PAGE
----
This might be particularly helpful if you experience seasonal depression, or feel as though your depression/anxiety is set off by negative energies, spirits, or environmental factors.

Scutellaria laterifloria (Skullcap)

Sara writes:

This is one of my favorite herbs to work with when a client is presenting with an agitated nervous system and anxiety.  Skullcap has a systemic relaxant effect that can help to relieve nervous tension.  It can be especially beneficial for those who cannot sleep due to their anxiety.  

Skullcap is a member of the mint family, and has been used in traditional Hoodoo folk magick in two major ways: 1) for fidelity spells and 2) for attraction magick. The fidelity spells where often to keep husbands faithful to their wives, and the attraction rituals were used to attract particular objects of desire, money, or security. While these traditions might be a little pointed or outdated in some regards, when navigating mental health, Skullcap can be used in abundance ritual or spell making, asking to attract positivity, gentleness, and self-awareness while understanding and working with mental disorders. It can also be used to stop nightmares or negative psychic blocks in your subconscious. 

 

Matricaria recutita (Chamomile)

Sara writes:

This herb is a mild remedy with a strong effect. When working with a person who is suffering with mental health it is important to consider using gentle herbs to start so that the person does not experience extreme disruptions to their systems. Chamomile is a great herb in that it can provide healing to an inflamed system while gently calming the mind.  It is also well known so it can be a great “gateway” herb to introduce someone to herbal medicine.  An easy start would be to take therapeutic doses by tripling the amount of tea bags when making chamomile tea.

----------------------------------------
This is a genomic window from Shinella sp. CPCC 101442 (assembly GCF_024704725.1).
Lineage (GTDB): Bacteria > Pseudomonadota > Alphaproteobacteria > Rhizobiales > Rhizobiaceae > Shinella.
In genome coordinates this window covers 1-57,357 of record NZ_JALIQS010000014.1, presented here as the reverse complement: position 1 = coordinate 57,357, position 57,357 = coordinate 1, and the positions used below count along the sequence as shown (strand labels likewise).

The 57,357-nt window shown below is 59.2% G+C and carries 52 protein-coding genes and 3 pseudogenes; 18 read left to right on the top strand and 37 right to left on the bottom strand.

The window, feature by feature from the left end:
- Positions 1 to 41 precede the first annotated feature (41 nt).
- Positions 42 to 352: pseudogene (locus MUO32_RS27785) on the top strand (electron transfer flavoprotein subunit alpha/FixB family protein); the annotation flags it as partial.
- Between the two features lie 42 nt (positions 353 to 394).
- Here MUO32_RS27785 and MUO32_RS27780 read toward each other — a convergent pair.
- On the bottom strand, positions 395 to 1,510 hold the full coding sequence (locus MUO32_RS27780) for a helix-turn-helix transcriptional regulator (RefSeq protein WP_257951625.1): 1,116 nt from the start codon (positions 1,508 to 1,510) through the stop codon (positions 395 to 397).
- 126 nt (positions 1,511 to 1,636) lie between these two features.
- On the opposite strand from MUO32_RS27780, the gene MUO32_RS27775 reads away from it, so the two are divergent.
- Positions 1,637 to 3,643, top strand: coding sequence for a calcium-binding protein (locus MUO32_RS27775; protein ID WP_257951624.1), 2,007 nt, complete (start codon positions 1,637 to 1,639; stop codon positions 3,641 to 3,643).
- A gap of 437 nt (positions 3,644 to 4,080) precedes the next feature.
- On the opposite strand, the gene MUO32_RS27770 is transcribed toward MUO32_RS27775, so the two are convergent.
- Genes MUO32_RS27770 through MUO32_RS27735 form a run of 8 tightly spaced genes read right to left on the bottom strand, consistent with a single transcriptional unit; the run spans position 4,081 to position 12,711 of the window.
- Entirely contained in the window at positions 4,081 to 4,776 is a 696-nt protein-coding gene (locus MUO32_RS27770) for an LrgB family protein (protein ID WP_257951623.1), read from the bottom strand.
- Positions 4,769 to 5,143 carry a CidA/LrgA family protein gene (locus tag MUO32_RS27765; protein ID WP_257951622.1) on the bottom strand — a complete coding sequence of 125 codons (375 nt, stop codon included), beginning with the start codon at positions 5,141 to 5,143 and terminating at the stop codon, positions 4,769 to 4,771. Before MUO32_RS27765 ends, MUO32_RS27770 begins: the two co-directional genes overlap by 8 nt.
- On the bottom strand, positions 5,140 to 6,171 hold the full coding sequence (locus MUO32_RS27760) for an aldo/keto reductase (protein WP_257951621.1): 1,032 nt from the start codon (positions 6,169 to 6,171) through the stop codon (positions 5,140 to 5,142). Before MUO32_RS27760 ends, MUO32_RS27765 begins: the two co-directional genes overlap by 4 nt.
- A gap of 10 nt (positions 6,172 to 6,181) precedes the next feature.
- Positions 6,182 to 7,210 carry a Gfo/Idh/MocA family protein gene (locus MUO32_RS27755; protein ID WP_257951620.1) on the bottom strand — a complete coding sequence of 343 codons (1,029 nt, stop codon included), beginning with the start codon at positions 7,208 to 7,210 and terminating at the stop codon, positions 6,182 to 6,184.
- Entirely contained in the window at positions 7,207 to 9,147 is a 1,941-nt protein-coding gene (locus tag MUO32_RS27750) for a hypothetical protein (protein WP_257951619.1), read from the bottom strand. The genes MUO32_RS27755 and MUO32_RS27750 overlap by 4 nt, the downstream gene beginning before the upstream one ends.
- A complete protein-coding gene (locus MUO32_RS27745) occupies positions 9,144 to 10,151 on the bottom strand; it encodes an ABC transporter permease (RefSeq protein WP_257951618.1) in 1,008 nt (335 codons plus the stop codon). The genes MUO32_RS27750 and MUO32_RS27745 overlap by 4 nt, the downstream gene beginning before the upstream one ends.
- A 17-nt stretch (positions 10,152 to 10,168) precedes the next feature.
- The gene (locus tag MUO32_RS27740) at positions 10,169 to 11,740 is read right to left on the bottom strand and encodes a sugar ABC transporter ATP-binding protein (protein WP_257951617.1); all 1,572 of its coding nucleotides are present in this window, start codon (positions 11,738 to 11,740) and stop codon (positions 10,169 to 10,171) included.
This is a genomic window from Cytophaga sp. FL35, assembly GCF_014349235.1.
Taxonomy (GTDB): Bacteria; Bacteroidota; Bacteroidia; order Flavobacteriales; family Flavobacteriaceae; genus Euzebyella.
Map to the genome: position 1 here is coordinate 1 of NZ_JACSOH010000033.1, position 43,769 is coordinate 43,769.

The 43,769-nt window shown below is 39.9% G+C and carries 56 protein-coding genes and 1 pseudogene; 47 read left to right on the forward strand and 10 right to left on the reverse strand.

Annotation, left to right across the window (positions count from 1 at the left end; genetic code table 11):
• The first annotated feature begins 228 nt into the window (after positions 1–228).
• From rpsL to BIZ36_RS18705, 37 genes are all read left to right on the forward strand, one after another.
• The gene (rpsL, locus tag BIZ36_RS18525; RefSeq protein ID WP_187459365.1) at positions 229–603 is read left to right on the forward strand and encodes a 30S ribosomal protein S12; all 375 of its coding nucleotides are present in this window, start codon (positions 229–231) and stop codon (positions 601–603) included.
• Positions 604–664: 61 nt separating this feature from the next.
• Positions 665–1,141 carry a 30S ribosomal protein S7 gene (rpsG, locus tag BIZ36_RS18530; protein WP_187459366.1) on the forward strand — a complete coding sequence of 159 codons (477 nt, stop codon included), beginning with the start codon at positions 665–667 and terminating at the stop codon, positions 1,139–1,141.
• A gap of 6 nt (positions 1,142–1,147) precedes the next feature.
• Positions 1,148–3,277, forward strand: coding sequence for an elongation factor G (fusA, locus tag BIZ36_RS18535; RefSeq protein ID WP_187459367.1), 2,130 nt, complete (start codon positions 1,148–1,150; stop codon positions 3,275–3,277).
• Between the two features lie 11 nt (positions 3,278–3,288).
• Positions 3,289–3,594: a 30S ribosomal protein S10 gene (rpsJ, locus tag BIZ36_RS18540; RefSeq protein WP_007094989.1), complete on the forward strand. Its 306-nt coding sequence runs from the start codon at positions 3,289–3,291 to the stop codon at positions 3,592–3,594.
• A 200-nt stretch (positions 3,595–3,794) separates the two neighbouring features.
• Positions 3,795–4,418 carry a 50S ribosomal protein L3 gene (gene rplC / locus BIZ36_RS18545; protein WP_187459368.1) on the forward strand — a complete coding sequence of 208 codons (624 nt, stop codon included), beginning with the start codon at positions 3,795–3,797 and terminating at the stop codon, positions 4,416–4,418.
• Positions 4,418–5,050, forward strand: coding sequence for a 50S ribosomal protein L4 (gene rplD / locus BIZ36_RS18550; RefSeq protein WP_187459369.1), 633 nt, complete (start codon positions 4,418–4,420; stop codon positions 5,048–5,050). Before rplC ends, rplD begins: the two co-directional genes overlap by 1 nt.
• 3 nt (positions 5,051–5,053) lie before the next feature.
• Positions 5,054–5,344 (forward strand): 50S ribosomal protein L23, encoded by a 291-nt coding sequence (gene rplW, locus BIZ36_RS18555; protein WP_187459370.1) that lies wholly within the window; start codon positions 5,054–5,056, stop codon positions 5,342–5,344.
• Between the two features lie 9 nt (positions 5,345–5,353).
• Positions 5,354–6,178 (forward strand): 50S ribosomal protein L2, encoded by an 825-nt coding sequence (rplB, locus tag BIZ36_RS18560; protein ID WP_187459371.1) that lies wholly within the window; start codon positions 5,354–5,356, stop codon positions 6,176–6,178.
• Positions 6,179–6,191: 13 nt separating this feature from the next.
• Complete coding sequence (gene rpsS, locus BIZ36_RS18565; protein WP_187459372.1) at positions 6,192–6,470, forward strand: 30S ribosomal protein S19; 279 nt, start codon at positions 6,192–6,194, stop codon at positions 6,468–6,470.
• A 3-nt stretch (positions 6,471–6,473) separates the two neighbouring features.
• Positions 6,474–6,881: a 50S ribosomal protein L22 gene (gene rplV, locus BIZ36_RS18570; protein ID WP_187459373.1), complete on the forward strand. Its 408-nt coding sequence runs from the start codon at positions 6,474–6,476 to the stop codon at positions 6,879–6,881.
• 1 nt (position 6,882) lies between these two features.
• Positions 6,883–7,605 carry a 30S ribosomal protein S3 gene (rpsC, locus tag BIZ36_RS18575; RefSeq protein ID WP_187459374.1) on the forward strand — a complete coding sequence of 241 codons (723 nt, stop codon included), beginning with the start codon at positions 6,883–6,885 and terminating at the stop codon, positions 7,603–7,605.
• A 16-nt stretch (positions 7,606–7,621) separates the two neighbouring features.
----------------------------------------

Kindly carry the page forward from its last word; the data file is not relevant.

Chamomile has been used in magick and healing practices since the time of the Ancient Egyptians. It is associated with masculine energy and water, but was dedicated to the sun god, Ra. I believe this mix of masculinity, light, and soothing water is what makes this herb so special and diverse in ritual and practice. It can be planted by windows and doors to keep out negative energy, crushed and put into black candles for banishing spells, or put into teas, salves, or oils to soothe the spirit during meditation. It can also be placed in a bag under your pillow to promote psychic connection and prevent nightmares.

Please remember that you should consult a professional herbalist and/or medical professional (especially if you are taking pharmaceuticals) before adding herbalism into your treatment of anxiety and depression. As Sara writes, “Herbs work in synergy with each other and need to be formulated for the individual’s needs.  The above list is a starting point for formulation and provides a variety of the actions needed to support the healing of an individual with depression and anxiety.” (Mental) health is never a one-size-fits-all regiment, and when working with both physical and spiritual healing, it is important to collaborate with experts and community for support and knowledge.

 For more herbalism and healing magick, make sure to check out or Healing Magick issue of Witchology Magazine!

Screenshot 2018-11-12 12.34.58.png







 
Healing Magick - November 2018
4.99

In this issue, we cover healing magick, releasing bad or toxic relationships, working with emotions and intent in magick, lucid dreaming, healing crystals, and much more!

Add To Cart